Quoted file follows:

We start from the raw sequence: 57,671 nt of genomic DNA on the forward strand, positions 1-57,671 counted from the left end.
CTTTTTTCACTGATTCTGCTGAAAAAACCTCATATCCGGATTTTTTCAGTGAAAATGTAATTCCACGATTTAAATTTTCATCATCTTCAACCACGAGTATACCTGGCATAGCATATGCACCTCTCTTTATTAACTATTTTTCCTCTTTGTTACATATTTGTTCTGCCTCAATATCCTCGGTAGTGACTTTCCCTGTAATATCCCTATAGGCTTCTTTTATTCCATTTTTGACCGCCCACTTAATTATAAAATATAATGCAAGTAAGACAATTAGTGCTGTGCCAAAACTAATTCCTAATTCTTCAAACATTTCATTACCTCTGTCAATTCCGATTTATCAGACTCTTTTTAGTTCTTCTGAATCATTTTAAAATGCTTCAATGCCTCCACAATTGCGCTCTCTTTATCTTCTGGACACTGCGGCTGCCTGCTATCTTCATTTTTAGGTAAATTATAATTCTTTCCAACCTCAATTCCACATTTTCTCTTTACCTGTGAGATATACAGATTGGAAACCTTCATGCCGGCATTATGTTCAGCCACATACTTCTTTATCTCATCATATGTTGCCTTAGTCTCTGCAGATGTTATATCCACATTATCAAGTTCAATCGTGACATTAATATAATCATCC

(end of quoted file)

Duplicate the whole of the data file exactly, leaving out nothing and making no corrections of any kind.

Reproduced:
We start from the raw sequence: 57,671 nt of genomic DNA on the forward strand, positions 1-57,671 counted from the left end.
CTTTTTTCACTGATTCTGCTGAAAAAACCTCATATCCGGATTTTTTCAGTGAAAATGTAATTCCACGATTTAAATTTTCATCATCTTCAACCACGAGTATACCTGGCATAGCATATGCACCTCTCTTTATTAACTATTTTTCCTCTTTGTTACATATTTGTTCTGCCTCAATATCCTCGGTAGTGACTTTCCCTGTAATATCCCTATAGGCTTCTTTTATTCCATTTTTGACCGCCCACTTAATTATAAAATATAATGCAAGTAAGACAATTAGTGCTGTGCCAAAACTAATTCCTAATTCTTCAAACATTTCATTACCTCTGTCAATTCCGATTTATCAGACTCTTTTTAGTTCTTCTGAATCATTTTAAAATGCTTCAATGCCTCCACAATTGCGCTCTCTTTATCTTCTGGACACTGCGGCTGCCTGCTATCTTCATTTTTAGGTAAATTATAATTCTTTCCAACCTCAATTCCACATTTTCTCTTTACCTGTGAGATATACAGATTGGAAACCTTCATGCCGGCATTATGTTCAGCCACATACTTCTTTATCTCATCATATGTTGCCTTAGTCTCTGCAGATGTTATATCCACATTATCAAGTTCAATCGTGACATTAATATAATCATCC